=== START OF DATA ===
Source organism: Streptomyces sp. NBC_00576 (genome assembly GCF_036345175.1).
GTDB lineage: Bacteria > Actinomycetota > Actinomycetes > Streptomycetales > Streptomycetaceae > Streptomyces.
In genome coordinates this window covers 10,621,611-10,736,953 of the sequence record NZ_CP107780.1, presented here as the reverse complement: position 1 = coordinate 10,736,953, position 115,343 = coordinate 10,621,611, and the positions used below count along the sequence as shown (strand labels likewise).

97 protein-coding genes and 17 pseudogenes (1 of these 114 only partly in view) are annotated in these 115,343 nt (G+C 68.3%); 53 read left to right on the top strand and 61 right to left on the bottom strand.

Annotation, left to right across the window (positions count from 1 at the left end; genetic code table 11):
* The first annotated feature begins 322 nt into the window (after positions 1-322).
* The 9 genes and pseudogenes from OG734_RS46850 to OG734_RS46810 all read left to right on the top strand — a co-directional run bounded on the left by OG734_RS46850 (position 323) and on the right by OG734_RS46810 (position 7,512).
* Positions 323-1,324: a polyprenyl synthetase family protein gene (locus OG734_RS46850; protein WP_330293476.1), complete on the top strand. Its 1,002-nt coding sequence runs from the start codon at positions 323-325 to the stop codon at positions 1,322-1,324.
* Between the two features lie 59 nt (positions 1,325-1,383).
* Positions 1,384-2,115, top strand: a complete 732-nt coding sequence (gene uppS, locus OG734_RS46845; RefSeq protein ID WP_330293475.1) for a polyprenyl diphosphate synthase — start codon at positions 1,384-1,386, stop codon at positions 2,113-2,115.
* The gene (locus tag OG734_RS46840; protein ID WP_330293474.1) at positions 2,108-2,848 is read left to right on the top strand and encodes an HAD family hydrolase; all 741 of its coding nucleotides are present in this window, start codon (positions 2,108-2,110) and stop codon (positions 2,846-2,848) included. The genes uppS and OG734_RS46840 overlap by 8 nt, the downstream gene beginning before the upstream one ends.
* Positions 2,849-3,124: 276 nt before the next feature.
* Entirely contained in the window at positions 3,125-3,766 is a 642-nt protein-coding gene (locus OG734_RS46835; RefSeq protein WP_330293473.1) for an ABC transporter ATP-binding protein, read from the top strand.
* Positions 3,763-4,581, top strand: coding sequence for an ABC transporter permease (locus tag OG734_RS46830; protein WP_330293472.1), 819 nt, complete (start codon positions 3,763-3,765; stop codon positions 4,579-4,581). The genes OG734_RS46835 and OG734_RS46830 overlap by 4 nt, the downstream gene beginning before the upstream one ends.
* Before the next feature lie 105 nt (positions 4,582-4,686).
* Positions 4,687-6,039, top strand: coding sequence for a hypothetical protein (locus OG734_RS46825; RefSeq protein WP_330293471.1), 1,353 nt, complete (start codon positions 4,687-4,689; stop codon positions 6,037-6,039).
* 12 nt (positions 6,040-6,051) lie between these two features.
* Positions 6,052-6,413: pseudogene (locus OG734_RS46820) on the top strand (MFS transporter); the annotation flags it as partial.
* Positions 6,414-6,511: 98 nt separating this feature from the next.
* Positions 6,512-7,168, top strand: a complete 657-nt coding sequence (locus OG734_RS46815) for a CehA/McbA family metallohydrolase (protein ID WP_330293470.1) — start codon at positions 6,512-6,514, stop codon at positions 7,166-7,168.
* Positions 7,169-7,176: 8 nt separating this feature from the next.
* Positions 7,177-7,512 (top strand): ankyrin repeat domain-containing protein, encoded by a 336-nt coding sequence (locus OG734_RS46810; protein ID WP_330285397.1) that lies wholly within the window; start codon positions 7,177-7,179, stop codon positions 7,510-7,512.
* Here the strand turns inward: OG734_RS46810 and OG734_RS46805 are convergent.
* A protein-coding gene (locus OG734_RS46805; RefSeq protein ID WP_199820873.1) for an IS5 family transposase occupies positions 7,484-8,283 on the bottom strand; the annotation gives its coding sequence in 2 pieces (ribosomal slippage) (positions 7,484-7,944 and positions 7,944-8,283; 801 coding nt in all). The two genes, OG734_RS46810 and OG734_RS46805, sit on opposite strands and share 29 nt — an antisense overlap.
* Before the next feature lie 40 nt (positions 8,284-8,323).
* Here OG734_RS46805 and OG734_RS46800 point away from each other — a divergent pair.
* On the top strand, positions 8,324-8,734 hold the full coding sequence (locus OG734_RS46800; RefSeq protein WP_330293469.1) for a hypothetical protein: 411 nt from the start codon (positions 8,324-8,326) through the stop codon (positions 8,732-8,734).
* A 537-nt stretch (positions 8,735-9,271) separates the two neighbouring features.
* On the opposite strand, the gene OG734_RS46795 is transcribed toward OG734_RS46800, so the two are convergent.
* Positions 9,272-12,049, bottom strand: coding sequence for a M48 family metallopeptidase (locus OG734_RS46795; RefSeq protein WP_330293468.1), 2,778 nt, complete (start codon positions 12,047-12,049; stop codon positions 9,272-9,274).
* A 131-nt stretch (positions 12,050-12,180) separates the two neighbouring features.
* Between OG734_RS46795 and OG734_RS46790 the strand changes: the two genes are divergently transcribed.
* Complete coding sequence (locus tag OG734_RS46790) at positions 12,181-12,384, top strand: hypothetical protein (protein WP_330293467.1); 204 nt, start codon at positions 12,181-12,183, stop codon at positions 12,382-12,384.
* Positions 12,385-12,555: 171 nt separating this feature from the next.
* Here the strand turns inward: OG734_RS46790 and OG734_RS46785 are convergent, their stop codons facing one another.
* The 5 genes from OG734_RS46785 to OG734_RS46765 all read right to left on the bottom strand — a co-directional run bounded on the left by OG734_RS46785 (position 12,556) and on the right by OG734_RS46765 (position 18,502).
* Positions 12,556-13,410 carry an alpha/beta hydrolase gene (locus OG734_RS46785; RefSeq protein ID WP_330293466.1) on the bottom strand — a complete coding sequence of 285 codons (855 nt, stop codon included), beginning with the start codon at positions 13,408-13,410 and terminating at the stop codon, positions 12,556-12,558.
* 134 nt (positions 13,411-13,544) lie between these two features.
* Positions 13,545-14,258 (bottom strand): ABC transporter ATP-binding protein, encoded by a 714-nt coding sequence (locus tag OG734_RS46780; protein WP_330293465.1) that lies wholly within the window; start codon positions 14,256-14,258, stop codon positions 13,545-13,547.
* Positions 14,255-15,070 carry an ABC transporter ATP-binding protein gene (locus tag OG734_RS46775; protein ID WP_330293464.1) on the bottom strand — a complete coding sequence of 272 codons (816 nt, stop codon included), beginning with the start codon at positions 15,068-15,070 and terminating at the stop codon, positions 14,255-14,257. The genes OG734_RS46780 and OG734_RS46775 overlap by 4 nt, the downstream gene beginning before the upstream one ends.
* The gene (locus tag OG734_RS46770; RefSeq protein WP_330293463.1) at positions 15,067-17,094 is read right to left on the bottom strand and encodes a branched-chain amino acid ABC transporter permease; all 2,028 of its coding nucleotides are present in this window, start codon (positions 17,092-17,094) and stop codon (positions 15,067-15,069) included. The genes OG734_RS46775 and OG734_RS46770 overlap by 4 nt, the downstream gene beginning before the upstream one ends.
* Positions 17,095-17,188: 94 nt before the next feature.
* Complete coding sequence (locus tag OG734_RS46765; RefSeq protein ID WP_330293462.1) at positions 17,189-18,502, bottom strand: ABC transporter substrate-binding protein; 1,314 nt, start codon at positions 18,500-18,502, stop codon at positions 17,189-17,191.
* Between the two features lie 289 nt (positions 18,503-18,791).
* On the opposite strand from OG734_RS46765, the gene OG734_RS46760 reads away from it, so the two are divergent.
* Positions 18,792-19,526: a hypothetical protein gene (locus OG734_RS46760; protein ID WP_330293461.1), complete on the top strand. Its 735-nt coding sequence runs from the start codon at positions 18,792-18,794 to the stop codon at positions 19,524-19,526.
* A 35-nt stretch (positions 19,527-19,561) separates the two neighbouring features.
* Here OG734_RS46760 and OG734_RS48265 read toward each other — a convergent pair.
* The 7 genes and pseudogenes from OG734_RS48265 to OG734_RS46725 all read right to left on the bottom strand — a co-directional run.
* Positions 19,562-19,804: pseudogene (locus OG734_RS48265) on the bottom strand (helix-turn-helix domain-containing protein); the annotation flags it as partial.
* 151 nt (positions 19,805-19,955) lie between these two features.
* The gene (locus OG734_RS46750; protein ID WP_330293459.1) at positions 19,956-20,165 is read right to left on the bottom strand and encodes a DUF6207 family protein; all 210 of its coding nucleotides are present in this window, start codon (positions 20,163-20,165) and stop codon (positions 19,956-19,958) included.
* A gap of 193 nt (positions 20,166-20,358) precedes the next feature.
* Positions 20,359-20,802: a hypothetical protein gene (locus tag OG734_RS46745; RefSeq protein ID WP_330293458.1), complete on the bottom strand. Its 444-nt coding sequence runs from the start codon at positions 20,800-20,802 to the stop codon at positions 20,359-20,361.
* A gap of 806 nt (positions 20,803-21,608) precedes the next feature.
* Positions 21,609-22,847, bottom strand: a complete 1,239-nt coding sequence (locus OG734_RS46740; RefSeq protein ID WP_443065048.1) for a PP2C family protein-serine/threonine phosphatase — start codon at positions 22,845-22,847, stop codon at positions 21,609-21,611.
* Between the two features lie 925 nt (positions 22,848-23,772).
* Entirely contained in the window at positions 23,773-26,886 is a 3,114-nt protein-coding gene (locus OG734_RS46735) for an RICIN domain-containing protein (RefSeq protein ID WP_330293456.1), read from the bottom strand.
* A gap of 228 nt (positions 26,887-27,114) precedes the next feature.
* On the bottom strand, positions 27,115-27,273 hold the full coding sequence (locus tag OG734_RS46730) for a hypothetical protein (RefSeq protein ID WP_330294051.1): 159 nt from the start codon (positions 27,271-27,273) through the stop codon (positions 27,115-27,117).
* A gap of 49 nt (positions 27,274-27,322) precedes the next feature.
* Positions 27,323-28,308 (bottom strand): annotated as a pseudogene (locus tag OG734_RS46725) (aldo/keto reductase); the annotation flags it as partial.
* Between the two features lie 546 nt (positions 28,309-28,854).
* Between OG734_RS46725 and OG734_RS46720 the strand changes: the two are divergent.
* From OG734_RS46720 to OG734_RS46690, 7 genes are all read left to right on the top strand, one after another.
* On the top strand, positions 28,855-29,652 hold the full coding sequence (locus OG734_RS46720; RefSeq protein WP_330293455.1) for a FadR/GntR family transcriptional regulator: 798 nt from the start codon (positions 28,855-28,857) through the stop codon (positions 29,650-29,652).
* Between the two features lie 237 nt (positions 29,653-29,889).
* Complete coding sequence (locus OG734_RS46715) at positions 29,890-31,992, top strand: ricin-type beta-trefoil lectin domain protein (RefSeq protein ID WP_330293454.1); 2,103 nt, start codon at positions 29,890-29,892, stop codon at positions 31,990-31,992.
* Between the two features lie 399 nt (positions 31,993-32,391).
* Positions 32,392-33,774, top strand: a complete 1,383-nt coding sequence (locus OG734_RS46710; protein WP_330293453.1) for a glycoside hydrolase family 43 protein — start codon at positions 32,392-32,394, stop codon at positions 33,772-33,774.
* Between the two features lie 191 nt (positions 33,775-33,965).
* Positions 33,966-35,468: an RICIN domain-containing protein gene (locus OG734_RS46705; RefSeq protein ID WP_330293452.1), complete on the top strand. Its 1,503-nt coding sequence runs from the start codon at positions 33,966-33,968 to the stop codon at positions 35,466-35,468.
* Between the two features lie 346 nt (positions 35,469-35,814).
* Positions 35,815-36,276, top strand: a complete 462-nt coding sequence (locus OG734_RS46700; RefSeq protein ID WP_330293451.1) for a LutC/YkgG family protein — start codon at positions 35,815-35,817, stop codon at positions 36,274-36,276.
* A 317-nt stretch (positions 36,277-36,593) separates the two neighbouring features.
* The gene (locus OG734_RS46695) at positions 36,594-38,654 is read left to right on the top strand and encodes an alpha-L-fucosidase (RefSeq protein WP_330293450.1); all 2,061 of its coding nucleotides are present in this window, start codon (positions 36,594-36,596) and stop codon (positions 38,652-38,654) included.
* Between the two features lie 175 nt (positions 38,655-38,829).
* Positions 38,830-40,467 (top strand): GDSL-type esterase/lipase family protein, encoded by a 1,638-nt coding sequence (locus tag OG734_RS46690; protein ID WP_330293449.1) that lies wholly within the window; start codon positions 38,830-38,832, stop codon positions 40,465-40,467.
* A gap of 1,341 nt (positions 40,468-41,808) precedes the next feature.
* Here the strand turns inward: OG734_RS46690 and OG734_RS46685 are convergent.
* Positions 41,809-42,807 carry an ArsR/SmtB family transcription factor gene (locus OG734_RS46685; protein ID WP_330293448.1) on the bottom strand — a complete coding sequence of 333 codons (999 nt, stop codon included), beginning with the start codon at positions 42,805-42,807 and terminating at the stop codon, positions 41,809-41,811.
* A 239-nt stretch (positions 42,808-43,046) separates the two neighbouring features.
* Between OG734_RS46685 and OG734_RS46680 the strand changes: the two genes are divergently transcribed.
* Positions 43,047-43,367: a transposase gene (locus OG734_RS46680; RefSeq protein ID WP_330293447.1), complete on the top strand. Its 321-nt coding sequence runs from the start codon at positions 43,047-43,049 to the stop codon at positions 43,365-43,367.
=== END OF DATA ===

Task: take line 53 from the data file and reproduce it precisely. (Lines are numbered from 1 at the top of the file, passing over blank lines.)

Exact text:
* A gap of 193 nt (positions 20,166-20,358) precedes the next feature.